‘Ouch!’ muttered the man beside her. ‘When did you win your last arm-wrestling competition?’

Oh dear! So that was why the armrest seemed softer than usual.

‘I’m so sorry,’ she muttered, abashed.

After the plane lifted off, monotony settled in. This was the time Eve had set aside for ‘making plans’, but her worrying just took her in frustrating circles. Every thought path had her arriving back at the ‘where’ she would live. Her meticulous planning over the last months had sorted her separate finances and monetary independence. James would look for her, perhaps even taking time out from his mistress. However, the letter she left should keep him away from sniffing after her money.

Would it be hard to become ordinary old Evelyn Aston. She’d already decided to go back to a secretarial job. That had put her through Uni. The work shouldn’t be too hard. But the change, how would she cope with that? Mentally tallying up the pros and cons of her lifestyle, Eve realised there would be very little she missed. Certainly not the jet-setting. And most definitely, not the parties.

Three hours later she gave up trying to solve the problem of her new location. Sydney would bring some clue. She was glad she was in the window seat. It suited her to appear to be lost in the horizon. She’d chosen it to avoid conversation with her fellow passengers. It didn’t seem necessary, because after their initial few words, the man beside her had become engrossed in a crossword. It seemed incongruous for a man in a suit to be scribbling a crossword, instead of poring over the obligatory corporate laptop.

The wine was relaxing her limbs. The second glass proved even more effective. But that damn scarf was sticking out at a crazy angle, impeding the path of the wine glass to her lips.

‘You could take it off.’

Eve jumped in alarm.

‘I meant the scarf.’

Eve looked at the man. seeing no flirting overtone in his face, even though it was a little blurry, she decided he was harmless. She liked harmless men. This one had unruly chestnut hair. Not a control freak then. In her experience control freaks did not have unruly hair that curled over their collars. She leaned in a little closer so that his face came back into focus. It was so annoying when people did that – got fuzzy on you.

The plane dropped a thousand feet and Eve’s head hit the stranger’s chest. As she pulled back, the scarf became stuck on the pink ribbon badge on his suit, and stayed there. Eve sat straight in her seat and aimed for composure. She missed. The man smiled as he looked at the scarf, now hanging on his chest.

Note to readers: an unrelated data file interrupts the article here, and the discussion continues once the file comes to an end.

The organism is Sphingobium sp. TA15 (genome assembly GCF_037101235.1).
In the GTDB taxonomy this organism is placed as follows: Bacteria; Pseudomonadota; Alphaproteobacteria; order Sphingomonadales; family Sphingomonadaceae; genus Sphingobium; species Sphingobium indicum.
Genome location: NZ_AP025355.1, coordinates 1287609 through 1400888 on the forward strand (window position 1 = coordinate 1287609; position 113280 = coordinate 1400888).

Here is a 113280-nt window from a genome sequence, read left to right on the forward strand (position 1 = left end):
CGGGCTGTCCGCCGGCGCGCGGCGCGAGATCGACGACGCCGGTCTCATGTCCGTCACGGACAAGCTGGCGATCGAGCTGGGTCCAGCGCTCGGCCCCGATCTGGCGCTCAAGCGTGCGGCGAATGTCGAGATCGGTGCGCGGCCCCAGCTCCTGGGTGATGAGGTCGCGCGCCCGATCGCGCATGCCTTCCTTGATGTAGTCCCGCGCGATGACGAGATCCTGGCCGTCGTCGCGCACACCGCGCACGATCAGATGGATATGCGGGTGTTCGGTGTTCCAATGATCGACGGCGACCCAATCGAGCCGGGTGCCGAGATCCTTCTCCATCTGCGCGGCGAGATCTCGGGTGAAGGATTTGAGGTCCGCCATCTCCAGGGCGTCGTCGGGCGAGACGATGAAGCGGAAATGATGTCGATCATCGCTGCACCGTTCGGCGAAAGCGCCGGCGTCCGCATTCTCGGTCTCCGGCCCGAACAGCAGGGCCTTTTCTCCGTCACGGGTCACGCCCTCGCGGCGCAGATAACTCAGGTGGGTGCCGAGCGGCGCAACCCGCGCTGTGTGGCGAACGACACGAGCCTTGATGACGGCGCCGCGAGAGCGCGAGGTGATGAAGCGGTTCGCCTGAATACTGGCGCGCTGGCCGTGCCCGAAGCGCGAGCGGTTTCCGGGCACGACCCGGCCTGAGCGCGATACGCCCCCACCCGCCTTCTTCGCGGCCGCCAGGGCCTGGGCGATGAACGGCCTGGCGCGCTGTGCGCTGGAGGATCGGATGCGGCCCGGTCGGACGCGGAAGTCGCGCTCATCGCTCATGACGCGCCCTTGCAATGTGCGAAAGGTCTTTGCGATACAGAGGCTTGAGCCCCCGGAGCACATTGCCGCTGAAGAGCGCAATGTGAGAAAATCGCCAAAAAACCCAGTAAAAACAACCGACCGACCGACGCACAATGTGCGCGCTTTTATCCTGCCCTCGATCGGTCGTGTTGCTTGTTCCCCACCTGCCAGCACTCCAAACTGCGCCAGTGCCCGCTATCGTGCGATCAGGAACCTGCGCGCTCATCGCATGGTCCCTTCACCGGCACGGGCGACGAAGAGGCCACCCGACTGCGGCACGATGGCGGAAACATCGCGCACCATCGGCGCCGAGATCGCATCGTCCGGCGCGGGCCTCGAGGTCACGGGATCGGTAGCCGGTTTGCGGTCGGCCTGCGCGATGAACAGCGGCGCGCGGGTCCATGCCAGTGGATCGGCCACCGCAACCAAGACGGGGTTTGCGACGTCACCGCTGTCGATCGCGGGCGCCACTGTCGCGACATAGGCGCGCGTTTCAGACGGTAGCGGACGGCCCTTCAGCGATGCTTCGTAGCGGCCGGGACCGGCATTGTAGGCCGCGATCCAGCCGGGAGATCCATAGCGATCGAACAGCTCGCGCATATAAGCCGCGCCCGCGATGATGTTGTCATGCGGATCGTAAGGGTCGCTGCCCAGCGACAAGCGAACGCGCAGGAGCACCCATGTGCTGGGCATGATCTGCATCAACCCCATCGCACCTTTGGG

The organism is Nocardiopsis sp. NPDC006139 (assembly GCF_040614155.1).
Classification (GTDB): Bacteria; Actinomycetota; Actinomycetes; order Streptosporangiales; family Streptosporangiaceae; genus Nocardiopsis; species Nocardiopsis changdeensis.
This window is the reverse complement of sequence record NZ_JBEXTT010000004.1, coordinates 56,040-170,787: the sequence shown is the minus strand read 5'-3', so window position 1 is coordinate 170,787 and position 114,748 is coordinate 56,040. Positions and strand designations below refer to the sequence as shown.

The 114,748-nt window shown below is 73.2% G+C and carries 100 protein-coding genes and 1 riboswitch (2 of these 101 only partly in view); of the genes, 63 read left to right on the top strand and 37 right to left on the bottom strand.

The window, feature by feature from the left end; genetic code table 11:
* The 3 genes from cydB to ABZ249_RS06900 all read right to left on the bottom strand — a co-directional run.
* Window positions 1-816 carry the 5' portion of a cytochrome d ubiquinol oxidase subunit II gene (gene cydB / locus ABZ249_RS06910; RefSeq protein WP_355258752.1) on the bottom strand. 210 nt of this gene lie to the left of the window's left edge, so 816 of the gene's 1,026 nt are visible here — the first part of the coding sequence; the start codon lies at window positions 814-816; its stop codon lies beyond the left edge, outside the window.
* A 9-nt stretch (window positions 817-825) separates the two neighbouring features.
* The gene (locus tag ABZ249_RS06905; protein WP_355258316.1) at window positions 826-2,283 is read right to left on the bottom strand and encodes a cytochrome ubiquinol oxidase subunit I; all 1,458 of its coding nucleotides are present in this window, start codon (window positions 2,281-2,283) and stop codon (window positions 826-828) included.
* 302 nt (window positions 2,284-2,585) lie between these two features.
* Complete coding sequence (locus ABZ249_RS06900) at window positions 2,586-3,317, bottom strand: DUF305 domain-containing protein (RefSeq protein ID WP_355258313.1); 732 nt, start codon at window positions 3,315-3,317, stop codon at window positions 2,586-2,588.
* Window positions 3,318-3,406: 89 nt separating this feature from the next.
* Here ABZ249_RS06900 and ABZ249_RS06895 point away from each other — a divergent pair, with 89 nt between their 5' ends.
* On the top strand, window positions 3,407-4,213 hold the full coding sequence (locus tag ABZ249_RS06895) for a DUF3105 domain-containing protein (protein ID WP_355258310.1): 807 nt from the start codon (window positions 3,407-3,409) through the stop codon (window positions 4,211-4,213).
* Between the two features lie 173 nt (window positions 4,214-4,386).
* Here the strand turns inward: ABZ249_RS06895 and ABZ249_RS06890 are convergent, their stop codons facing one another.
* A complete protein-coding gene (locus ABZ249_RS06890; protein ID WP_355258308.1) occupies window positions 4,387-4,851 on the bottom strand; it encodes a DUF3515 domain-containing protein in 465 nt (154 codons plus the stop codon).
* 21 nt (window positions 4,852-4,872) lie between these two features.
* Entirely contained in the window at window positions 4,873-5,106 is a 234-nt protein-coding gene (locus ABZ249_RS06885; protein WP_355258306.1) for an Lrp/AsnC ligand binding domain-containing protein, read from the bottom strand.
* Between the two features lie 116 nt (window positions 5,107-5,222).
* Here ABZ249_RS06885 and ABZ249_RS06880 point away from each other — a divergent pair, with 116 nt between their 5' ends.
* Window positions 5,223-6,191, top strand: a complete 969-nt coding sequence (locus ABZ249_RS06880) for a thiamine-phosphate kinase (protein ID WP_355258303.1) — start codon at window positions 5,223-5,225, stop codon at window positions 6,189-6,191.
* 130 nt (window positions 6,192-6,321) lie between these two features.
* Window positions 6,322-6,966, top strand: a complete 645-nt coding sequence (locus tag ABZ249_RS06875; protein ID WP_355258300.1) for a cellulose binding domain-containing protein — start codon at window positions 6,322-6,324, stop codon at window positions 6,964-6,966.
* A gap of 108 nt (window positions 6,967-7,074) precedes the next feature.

‘Humph.’ She tried to focus her gaze and think of something clever to say.

‘You’re fuzzy,’ she mumbled.

‘You’re messy,’ he replied. ‘But in a good way,’ he added quickly.

‘I’m never messy. It’s not allowed. James says it’s unprofessional. Anything less than perfection is not shuitable.’ She waggled her finger. Oh rats, I’m slurring, she thought. The man didn’t seem to mind. Perhaps he didn’t aspire to perfection.

‘Your hair looks wonderful,’ he said. James must be crazy, he thought.

‘D’you think so?’ Leaning in conspiratorially, Eve whispered, ‘I’m never going to be perfect again.’

‘Glad to hear it. I could happily join as founding member for that club.’

‘You’re welcome. I’ll make you CEO.’

‘I accept.’

‘You haven’t heard the job description.’

‘Oh, I think ‘imperfect’ covers it nicely. I’m sure I can manage that lofty standard.’

‘I feel funny.’

‘You might be a little tipsy. You don’t normally drink do you?’

‘Never...I’m not myself, you know.’

‘Really, who are you?’

‘Well, I am myself, obviously. But I’m not the self I was when I got on this thing.’ Eve waved the wine glass perilously.

‘May I?’ asked the man, taking the glass.

‘You don’t have to worry. It’s plastic. It’s not itself either.’

‘So this club...’ The man was perplexed. ‘...It’s the We’re Imperfect Somebody Else club.’

‘Yesh.’

‘Hmmm. Then it’s the WISE Club.’

‘Ooh, you are...’

Eve didn’t finish. The Captain’s calm voice came clearly over the intercom.